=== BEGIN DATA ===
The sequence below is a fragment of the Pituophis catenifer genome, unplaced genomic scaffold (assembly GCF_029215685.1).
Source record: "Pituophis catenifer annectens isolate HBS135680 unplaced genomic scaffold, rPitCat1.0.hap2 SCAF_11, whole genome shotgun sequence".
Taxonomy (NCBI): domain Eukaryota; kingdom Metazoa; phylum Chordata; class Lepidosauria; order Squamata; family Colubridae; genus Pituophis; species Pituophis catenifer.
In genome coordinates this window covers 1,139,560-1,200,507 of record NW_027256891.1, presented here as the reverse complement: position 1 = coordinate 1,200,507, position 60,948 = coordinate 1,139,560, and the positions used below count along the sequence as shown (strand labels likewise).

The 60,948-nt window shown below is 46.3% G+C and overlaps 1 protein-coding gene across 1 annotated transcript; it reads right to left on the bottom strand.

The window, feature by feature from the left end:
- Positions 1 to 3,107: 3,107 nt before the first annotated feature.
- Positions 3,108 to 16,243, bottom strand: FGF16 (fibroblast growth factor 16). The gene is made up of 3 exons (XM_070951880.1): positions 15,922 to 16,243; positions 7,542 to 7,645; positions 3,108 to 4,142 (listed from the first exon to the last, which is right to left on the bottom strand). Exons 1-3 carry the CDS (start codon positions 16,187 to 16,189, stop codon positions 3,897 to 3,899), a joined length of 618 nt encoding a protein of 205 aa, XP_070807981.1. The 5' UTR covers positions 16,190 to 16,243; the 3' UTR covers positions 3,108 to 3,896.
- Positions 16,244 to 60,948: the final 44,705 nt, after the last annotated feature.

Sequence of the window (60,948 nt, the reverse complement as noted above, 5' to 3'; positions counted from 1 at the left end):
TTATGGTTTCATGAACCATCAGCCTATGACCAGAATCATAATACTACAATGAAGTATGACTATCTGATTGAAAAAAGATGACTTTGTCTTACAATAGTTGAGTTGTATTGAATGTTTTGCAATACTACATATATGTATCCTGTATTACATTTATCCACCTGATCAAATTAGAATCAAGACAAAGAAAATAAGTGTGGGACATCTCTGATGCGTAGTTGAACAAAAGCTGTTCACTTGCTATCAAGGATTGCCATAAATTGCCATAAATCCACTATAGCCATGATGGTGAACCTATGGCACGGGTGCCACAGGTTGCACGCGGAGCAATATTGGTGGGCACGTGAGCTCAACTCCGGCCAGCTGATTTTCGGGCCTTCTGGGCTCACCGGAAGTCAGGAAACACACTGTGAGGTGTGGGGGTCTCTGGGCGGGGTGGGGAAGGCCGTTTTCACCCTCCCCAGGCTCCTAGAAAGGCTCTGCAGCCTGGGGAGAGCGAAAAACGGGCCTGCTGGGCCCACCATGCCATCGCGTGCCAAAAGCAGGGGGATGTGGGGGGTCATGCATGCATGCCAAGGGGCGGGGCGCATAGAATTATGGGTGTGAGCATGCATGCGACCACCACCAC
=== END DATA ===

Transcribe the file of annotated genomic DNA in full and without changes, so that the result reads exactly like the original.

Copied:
The sequence below is a fragment of the Pituophis catenifer genome, unplaced genomic scaffold (assembly GCF_029215685.1).
Source record: "Pituophis catenifer annectens isolate HBS135680 unplaced genomic scaffold, rPitCat1.0.hap2 SCAF_11, whole genome shotgun sequence".
Taxonomy (NCBI): domain Eukaryota; kingdom Metazoa; phylum Chordata; class Lepidosauria; order Squamata; family Colubridae; genus Pituophis; species Pituophis catenifer.
In genome coordinates this window covers 1,139,560-1,200,507 of record NW_027256891.1, presented here as the reverse complement: position 1 = coordinate 1,200,507, position 60,948 = coordinate 1,139,560, and the positions used below count along the sequence as shown (strand labels likewise).

The 60,948-nt window shown below is 46.3% G+C and overlaps 1 protein-coding gene across 1 annotated transcript; it reads right to left on the bottom strand.

The window, feature by feature from the left end:
- Positions 1 to 3,107: 3,107 nt before the first annotated feature.
- Positions 3,108 to 16,243, bottom strand: FGF16 (fibroblast growth factor 16). The gene is made up of 3 exons (XM_070951880.1): positions 15,922 to 16,243; positions 7,542 to 7,645; positions 3,108 to 4,142 (listed from the first exon to the last, which is right to left on the bottom strand). Exons 1-3 carry the CDS (start codon positions 16,187 to 16,189, stop codon positions 3,897 to 3,899), a joined length of 618 nt encoding a protein of 205 aa, XP_070807981.1. The 5' UTR covers positions 16,190 to 16,243; the 3' UTR covers positions 3,108 to 3,896.
- Positions 16,244 to 60,948: the final 44,705 nt, after the last annotated feature.

Sequence of the window (60,948 nt, the reverse complement as noted above, 5' to 3'; positions counted from 1 at the left end):
TTATGGTTTCATGAACCATCAGCCTATGACCAGAATCATAATACTACAATGAAGTATGACTATCTGATTGAAAAAAGATGACTTTGTCTTACAATAGTTGAGTTGTATTGAATGTTTTGCAATACTACATATATGTATCCTGTATTACATTTATCCACCTGATCAAATTAGAATCAAGACAAAGAAAATAAGTGTGGGACATCTCTGATGCGTAGTTGAACAAAAGCTGTTCACTTGCTATCAAGGATTGCCATAAATTGCCATAAATCCACTATAGCCATGATGGTGAACCTATGGCACGGGTGCCACAGGTTGCACGCGGAGCAATATTGGTGGGCACGTGAGCTCAACTCCGGCCAGCTGATTTTCGGGCCTTCTGGGCTCACCGGAAGTCAGGAAACACACTGTGAGGTGTGGGGGTCTCTGGGCGGGGTGGGGAAGGCCGTTTTCACCCTCCCCAGGCTCCTAGAAAGGCTCTGCAGCCTGGGGAGAGCGAAAAACGGGCCTGCTGGGCCCACCATGCCATCGCGTGCCAAAAGCAGGGGGATGTGGGGGGTCATGCATGCATGCCAAGGGGCGGGGCGCATAGAATTATGGGTGTGAGCATGCATGCGACCACCACCAC